Sunday, September 11, 2011

Temporada loca

immature Mississippi Kite
As I wrote a couple of blog posts ago, we're seeing higher numbers than usual of Mississippi Kites here in Pronatura's Veracruz River of Raptors migration watch this year. In fact, last week we broke the previous season record of Mississippi Kite, dating from 2002 when 306,274 individuals were counted. We're now at 316,470 - and counting! They're still coming through in good numbers, although Tropical Storm Nate has interrupted the flow momentarily. Birds are likely bottling up north of us, and we may have a big flight on our hands when skies clear on Tuesday or Wednesday.

Mississippi Kite about to catch that dragonfly
The first cold front of the season last week brought migrants that are generally expected a bit later in the season, like Swainson's Hawk, Turkey Vulture, Northern Harrier, and American Kestrel. The broadwing flight also got underway, with almost a thousand individuals moving through these past days. And the first Hook-billed Kites of the season have been recorded - those birds at least perfectly on schedule.

A strong Mississippi Kite flight on the 7th of September produced a wonderful lift-off the next day, when for about an hour and a half we had a constant stream of low-flying kites in Chichicaxtle at the start of the count. Several thousand birds had spent the night in the surrounding areas and were trying to gain lift from the first developing thermals that day. Some of them hunted the also abundant migrant dragonflies.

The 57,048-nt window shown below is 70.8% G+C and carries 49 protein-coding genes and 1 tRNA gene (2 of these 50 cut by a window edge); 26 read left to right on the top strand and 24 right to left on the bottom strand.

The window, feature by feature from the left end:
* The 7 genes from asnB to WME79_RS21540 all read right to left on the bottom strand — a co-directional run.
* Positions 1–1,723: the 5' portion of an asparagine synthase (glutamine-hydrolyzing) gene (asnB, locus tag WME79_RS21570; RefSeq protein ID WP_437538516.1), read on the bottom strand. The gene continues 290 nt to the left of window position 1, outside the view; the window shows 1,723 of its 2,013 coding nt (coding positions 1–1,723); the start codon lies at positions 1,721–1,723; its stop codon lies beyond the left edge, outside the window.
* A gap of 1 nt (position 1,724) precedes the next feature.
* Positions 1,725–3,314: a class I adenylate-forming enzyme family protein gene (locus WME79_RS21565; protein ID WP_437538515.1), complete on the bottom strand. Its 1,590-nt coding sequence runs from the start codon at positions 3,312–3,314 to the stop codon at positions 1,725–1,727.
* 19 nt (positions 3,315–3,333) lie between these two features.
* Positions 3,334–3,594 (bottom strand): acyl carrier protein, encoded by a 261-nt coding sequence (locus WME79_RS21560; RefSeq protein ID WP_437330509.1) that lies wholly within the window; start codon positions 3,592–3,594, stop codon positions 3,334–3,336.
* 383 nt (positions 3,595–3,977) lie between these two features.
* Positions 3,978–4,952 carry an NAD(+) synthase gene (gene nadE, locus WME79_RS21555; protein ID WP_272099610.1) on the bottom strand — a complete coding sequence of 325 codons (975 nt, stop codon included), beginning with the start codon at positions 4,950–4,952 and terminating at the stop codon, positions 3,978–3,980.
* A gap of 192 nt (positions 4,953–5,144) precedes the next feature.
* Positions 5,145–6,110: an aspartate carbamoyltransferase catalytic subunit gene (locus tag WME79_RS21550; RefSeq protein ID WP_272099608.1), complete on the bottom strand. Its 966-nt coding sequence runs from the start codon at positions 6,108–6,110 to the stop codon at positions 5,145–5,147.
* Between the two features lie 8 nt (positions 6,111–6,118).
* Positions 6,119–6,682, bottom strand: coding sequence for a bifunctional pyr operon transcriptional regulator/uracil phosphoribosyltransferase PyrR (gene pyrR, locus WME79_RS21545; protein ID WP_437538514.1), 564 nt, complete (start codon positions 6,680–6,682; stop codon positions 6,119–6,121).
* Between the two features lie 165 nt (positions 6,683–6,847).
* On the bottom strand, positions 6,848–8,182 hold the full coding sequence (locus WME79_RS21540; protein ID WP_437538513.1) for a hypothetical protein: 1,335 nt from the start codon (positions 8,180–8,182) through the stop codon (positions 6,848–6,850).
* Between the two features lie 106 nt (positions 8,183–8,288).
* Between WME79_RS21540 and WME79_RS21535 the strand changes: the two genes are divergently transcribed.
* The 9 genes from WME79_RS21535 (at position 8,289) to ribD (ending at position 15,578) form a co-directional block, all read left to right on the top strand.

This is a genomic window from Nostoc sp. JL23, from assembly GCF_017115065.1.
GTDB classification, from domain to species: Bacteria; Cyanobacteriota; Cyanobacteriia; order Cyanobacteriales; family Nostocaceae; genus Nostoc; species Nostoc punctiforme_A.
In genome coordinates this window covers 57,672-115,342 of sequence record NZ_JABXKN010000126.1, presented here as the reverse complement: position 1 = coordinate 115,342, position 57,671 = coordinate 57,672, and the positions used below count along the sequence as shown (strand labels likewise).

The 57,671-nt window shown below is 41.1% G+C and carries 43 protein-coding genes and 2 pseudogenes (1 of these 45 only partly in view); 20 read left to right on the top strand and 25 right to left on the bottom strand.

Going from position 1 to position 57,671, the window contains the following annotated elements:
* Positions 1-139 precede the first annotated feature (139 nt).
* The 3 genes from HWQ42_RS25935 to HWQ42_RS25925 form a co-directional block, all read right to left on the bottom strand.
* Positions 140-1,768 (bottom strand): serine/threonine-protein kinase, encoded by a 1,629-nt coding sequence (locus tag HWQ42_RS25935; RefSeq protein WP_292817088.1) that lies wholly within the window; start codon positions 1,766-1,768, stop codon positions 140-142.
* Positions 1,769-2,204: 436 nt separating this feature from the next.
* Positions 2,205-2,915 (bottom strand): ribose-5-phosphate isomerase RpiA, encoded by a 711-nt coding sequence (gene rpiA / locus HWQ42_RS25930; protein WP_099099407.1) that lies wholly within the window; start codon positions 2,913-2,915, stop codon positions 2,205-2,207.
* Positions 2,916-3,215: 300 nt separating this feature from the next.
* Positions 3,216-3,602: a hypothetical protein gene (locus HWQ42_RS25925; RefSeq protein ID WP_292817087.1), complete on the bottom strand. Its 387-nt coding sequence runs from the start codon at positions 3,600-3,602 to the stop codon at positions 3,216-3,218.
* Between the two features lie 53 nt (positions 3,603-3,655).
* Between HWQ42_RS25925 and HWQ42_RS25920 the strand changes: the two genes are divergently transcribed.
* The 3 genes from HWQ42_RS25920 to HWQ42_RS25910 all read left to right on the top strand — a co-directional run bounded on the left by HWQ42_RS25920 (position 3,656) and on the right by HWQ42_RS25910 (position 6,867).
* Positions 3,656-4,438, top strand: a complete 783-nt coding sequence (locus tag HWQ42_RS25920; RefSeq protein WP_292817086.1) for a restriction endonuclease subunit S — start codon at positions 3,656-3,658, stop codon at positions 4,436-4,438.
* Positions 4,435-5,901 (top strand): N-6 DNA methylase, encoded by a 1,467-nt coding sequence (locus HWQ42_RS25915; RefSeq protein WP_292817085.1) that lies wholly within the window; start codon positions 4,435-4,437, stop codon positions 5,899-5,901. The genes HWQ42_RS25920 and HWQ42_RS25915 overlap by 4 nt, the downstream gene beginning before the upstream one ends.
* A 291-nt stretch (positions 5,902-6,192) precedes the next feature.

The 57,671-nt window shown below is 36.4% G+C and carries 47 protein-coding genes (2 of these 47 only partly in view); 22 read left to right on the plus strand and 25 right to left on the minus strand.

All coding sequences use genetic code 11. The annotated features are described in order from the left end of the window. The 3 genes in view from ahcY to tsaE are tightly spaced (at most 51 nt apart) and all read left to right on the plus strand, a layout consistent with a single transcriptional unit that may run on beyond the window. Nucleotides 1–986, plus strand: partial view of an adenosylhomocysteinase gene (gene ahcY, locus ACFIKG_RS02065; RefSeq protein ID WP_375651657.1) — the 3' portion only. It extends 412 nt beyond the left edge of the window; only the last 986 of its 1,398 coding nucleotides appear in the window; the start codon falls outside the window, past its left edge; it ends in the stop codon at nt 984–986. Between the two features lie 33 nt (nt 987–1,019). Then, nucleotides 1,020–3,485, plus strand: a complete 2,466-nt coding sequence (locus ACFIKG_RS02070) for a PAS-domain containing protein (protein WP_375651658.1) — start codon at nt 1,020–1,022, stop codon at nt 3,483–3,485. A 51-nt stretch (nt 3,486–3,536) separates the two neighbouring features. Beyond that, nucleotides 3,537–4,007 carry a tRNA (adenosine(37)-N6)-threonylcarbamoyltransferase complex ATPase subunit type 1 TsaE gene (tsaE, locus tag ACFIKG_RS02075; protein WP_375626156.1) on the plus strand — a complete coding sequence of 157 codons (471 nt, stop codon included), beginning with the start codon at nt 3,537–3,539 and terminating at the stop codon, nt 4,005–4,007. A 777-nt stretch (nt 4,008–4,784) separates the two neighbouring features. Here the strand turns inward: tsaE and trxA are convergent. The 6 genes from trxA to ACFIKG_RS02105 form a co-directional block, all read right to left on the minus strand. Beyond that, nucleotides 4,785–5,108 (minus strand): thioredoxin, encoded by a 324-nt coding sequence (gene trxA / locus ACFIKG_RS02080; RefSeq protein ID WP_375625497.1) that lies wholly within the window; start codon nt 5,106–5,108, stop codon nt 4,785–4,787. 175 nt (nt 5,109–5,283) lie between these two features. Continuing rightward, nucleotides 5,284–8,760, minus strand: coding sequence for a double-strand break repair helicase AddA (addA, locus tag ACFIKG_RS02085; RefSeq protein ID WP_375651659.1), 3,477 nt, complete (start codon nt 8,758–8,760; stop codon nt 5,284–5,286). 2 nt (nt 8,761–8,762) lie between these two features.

our resident Zone-tail with an Inca Dove it just caught
An adult rufous morph Swainson's Hawk on the 3rd of September was the earliest ever recorded by the project. (A couple of days later, the Pronatura hawk banders caught a Swainson's Hawk in nearby Cansaburro, their earliest ever capture of this species.) Another unusual phenomenon thus far has been the high number of Zone-tailed Hawks this season. We're already at 77 migrants for the season, when until this time last year only 7 had been recorded.

Clearly, 2011 is exceptional, and the counters here speak of a "temporada loca" (crazy season).

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